In August fifty-one years ago, the Soviets invaded Czechoslovakia. What follows is an excerpt from my novel in progress, The Ultimate Patient. It is 1968 and Kostea takes his wife Clara and his son Toddy on a very rare car trip from Bucharest to Yalta in the Soviet Union. On their way back they are stopped by police. Their relatives from Odessa, Mila and Yura, are travelling with them .
There were no other cars on the road. Kostea reached 100 kilometers per hour and tried hard not to exceed that speed. In the distance he saw a dark shadow. Soon he distinguished the khaki tarp cover of a military truck. It was moving slowly and Kostea gradually reduced his speed. For a while he drove behind the truck. Ahead of them was a long convoy of military vehicles. A few times he moved to the left and saw no oncoming traffic. He swallowed hard and passed the first truck, the second, the third. Everyone in the car held their breath. They looked straight ahead. From the left side of the road, Kostea waved at the soldier drivers who waved back. It seemed an eternity but eventually Kostea passed the entire convoy and moved back into the right lane. He pushed the accelerator and reached 100 kilometers per hour again.
“That was strange,” Toddy said. His words trailed hollow like leaves in the wind.
“There must be military exercises,” Yura offered. “That’s why they told us the road was closed.”
Soon they caught up to another convoy and passed it on the left. Then another convoy, and another. The sun was setting when they crossed the Dnieper River and drove around Kherson. One hour later they reached Mykolaiv. At a traffic junction a policeman on a motorcycle started after them. He followed them for a few hundred yards and turned his light signals on.
The policeman introduced himself and asked for their identification documents — all five of them. “Where are you coming from?”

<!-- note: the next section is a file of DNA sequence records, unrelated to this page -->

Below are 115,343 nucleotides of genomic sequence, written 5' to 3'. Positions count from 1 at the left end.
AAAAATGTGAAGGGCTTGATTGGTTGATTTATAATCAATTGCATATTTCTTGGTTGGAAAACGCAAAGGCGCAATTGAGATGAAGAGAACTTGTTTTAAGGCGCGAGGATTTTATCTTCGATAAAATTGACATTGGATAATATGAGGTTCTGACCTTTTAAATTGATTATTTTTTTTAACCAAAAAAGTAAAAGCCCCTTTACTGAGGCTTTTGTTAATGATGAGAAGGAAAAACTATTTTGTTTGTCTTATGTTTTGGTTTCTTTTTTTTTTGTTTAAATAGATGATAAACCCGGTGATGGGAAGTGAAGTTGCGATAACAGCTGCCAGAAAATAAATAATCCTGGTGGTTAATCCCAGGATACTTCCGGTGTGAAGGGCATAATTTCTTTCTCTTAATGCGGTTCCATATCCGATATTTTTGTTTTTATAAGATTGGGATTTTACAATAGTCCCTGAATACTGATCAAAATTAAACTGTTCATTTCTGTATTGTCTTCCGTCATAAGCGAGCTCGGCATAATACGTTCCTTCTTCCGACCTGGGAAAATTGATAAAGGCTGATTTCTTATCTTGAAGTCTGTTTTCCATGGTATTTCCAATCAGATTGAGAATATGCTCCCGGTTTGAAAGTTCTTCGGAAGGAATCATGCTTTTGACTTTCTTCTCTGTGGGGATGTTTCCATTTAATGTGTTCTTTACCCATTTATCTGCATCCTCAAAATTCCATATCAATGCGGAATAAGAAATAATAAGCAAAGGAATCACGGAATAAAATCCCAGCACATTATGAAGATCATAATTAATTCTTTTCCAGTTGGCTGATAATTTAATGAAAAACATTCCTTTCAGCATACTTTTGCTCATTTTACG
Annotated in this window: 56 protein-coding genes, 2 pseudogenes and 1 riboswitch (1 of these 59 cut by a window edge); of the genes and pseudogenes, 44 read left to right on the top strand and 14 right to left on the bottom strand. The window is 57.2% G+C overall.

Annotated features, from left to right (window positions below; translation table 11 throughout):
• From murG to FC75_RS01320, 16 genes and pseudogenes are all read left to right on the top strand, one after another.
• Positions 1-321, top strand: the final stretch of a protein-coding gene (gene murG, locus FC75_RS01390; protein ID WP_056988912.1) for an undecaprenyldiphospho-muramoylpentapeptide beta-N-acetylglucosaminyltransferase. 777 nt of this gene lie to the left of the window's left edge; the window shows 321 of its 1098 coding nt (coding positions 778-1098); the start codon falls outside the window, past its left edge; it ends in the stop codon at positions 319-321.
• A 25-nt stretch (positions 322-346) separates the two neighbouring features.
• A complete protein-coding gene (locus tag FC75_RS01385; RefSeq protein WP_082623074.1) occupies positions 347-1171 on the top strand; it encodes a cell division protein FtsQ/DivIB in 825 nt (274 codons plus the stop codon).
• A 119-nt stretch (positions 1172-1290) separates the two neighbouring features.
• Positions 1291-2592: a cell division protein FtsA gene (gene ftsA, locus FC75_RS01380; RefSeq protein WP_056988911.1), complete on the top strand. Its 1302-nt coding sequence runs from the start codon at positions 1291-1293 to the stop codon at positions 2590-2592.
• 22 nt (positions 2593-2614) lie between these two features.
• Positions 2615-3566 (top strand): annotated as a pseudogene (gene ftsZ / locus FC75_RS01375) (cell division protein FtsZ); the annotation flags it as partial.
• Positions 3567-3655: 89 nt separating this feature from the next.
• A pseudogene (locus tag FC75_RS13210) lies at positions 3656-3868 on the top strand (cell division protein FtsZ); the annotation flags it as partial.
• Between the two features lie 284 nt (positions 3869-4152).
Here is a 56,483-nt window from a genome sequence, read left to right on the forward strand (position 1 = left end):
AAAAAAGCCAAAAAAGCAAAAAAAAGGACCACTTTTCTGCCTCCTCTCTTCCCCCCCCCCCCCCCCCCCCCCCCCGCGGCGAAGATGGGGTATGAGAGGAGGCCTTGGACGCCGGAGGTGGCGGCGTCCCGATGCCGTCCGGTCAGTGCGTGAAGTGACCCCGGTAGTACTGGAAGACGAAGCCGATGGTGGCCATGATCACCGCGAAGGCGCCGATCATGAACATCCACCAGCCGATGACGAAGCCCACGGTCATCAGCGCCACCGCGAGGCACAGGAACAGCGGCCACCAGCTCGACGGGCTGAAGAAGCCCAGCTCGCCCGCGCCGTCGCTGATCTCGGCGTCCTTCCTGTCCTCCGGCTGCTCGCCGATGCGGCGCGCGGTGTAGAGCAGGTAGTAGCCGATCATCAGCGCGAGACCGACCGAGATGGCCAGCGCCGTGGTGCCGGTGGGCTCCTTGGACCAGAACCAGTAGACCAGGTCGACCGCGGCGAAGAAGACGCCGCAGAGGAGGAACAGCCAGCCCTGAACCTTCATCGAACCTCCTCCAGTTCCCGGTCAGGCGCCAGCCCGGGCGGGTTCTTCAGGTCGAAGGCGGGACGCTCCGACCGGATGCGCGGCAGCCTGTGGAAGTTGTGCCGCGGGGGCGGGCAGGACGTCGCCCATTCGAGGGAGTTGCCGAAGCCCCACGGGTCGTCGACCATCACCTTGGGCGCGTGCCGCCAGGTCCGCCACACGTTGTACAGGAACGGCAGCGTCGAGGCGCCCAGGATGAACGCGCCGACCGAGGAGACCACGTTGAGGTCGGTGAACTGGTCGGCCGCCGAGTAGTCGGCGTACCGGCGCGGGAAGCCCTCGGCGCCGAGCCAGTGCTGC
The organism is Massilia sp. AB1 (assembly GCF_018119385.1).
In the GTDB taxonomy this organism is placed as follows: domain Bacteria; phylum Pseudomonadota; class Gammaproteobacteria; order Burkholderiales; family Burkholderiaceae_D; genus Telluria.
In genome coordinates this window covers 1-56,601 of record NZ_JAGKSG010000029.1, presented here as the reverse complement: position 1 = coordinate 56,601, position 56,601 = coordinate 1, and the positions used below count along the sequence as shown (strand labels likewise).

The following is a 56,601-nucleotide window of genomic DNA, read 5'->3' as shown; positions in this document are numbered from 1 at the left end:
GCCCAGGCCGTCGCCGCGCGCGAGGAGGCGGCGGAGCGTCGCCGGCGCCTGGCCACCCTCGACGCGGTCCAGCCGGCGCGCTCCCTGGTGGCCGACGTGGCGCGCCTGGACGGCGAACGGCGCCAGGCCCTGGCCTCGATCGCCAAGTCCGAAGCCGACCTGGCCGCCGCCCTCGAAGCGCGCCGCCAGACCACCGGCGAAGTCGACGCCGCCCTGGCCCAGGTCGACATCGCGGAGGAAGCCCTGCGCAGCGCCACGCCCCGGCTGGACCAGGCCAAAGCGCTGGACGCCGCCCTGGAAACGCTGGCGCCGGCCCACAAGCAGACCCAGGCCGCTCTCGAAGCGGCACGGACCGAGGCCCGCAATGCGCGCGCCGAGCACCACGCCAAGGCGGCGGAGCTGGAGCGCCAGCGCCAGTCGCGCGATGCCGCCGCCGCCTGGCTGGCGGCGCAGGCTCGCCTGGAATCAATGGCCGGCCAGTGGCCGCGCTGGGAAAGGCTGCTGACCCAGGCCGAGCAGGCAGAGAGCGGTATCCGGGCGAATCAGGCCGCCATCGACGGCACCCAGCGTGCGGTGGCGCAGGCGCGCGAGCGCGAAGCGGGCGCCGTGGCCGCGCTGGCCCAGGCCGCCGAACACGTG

Kostea told him they were coming from Yalta.
“That’s more than 200 kilometers away. Nobody stopped you until now?”
“Nobody,” Kostea lied. “Why would they?”
The policeman looked surprised and their conversation proceeded along the lines of the one they had had with the GAI lieutenant in Armiansk, whose order to turn around they had ignored.
Kostea introduced himself as a doctor from Bucharest on vacation with his family.
This policeman was a captain, clearly not a traffic cop. “Well,” he said. “You can’t be on this road. You’ve been spotted outside Kherson, with your foreign car and all, and I’ve been radioed to intercept you. I’ll keep the passports and you follow me.”
“Where to?” Kostea asked.
“The Police Station, Doctor. Where else?”
It was already dark. The captain rode his motorcycle fast and stopped in front of a one-story building with a Police sign above the entrance in red letters illuminated by an electric bulb. The glass protecting the sign was cracked. He drove his bike onto the sidewalk, released the stand with his foot and indicated to Kostea to park his car by the curb behind a police cruiser. The street was deserted.
“Doctor,” he said, “you come with me. The rest of you, wait in the car.”
“Can my son join me?” Kostea asked.
The officer thought for a second. “Sure, why not.”
Without a word, Toddy got out of the back seat.
“What do you need Toddy for?” Clara asked.
“We’ll be all right,” Kostea said. “He’s eighteen and I want a witness,.”
Clara sighed and Yura shook his head.
“I’ll do the talking,” Kostea whispered to Toddy in Romanian as they entered the building behind the officer. “You listen and don’t say anything. If anyone asks, you don’t speak any Russian, all right?”